Court Ruling: U.S. Terror Victims Beat DOJ in Claiming $5M of Hamas Funds

It's another courtroom victory for the terror victims -- this one against the U.S. Department of Justice (DOJ) and the Holy Land Foundation (HLF).  On April 27th, a district court in Dallas handed down a historic court decision with truly far-reaching implications. The court in Texas has found that the terror victims' right to collect on their judgments against the terrorist groups, their front-charity organizations, and the outlaw regimes overrides the government's right to confiscate the terrorists' assets.

On September 4, 1997,  three Hamas suicide bombers detonated themselves in the crowded Ben Yehuda pedestrian mall in downtown Jerusalem. The terror attack left five dead and 181 wounded. One of the murdered and many of those who had been seriously injured were U.S. citizens unlucky enough to be on Ben Yehuda Street when Hamas targeted this popular tourist locale. The families of the victims, represented by attorneys David Strachman and Nitsana Darshan-Leitner, filed a lawsuit in 2002 against both the government of Iran and against Hamas in federal court in Washington, D.C.  Two years later, after Hamas refused to defend itself in the civil action, a judgment was entered against the Islamic terrorist group on behalf of the families in the amount of $214.5 million.

That same year, the DOJ filed an indictment against a Texas based Palestinian charity, the now infamous HLF. The U.S. alleged that the HLF was the financial arm of Hamas in America. In addition to charging its leaders with material support for terrorism and money laundering, all of the HLF's bank accounts were frozen by the DOJ. The HLF had bank accounts in New York, New Jersey, South Carolina, Illinois, and Washington and the victims' families immediately filed execution proceedings in all these places to satisfy, in part, their judgment against Hamas.

The DOJ, however, was not going to simply allow the victims' families to receive their compensation. The government filed a restraining order to block the families from collecting the funds against their judgment. The U.S. attorneys argued that once the DOJ had filed its indictment against the Palestinian charity, the HLF's assets had been forfeited to the government under the criminal forfeiture statute and the families were out of luck.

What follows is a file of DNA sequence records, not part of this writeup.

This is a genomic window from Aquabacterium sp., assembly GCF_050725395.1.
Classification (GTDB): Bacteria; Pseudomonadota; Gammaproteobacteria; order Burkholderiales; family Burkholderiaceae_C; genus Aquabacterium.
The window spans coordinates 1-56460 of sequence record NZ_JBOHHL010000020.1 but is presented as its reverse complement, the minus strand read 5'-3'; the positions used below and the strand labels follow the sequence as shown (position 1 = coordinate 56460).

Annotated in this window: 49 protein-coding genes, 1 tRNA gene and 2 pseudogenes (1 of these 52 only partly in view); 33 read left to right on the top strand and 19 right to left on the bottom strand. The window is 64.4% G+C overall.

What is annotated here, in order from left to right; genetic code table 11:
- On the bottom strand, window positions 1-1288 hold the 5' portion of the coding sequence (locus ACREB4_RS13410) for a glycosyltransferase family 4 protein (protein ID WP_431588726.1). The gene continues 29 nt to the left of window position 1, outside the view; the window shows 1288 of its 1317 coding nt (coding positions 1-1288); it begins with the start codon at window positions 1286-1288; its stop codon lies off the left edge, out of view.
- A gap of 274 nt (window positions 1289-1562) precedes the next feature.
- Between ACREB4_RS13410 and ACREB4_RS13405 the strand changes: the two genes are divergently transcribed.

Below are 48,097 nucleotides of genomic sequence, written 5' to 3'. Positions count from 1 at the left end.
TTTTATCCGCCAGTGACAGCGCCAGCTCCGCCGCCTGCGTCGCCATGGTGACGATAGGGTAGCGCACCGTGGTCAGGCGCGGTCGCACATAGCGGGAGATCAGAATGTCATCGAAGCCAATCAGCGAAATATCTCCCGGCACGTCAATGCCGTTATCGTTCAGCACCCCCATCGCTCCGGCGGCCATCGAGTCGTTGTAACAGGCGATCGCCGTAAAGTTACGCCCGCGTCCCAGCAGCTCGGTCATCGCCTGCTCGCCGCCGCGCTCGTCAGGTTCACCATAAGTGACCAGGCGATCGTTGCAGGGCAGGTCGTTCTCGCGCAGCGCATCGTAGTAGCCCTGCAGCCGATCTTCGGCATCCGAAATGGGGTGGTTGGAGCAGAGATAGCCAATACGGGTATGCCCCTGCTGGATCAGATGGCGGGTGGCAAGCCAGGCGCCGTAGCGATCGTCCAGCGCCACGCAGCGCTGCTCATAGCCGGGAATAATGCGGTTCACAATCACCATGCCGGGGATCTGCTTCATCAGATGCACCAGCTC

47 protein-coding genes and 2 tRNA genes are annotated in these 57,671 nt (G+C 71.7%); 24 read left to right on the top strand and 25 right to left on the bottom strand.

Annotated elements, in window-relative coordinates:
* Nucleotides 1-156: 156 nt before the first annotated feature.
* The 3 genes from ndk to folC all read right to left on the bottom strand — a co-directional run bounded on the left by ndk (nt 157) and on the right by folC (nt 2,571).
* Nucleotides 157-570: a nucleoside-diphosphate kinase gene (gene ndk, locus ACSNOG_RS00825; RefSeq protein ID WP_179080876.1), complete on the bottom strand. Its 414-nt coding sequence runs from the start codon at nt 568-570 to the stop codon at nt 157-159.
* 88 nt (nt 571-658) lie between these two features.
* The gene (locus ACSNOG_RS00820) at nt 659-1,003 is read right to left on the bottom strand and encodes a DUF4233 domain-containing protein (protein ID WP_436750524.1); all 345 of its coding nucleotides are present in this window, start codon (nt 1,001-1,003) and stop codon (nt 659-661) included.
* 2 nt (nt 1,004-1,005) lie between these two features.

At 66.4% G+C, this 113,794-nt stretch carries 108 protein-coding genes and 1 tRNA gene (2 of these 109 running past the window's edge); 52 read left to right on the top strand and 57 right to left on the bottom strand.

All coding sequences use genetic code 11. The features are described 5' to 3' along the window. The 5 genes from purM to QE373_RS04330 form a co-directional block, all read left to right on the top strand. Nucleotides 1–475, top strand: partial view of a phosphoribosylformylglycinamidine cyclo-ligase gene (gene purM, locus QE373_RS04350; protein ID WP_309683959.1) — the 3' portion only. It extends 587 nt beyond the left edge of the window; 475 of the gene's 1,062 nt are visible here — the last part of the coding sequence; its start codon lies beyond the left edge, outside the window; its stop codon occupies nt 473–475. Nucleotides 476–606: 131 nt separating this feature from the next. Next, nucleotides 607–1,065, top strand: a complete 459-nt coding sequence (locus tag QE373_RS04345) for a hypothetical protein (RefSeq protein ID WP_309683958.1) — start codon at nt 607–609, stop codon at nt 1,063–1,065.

However, the victims' families already had some previous experience opposing government agencies that sought to obstruct them from collecting against suspected terrorist assets. For years the White House and the State Department had been blocking the efforts of terror victims to satisfy their judgments against the frozen assets and diplomatic property of  designated terror sponsoring regimes such as Iran, Iraq, and Cuba under the guise that it would harm "national security." In 2000, Congress began to consider whether terror victims who receive judgments from American courts should then be obstructed by government agencies and/or elected officials in collecting against the terrorists' funds. In 2002,  the Congress passed the Terrorism Risk Insurance Act (TRIA), which provides, in part, that:

Notwithstanding any other provision of law, ... in every case in which a person has obtained a judgment against a terrorist party... the blocked assets of a terrorist party (including the blocked assets of any agency or instrumentality of that terrorist party) shall be subject to execution or attachment in aid of execution in order to satisfy such judgment ....

As such, the victims' families countered that the newly legislated TRIA trumps the criminal forfeiture statute (as well as every other "provision of law") and the terror victims' rights overrides the DOJ's.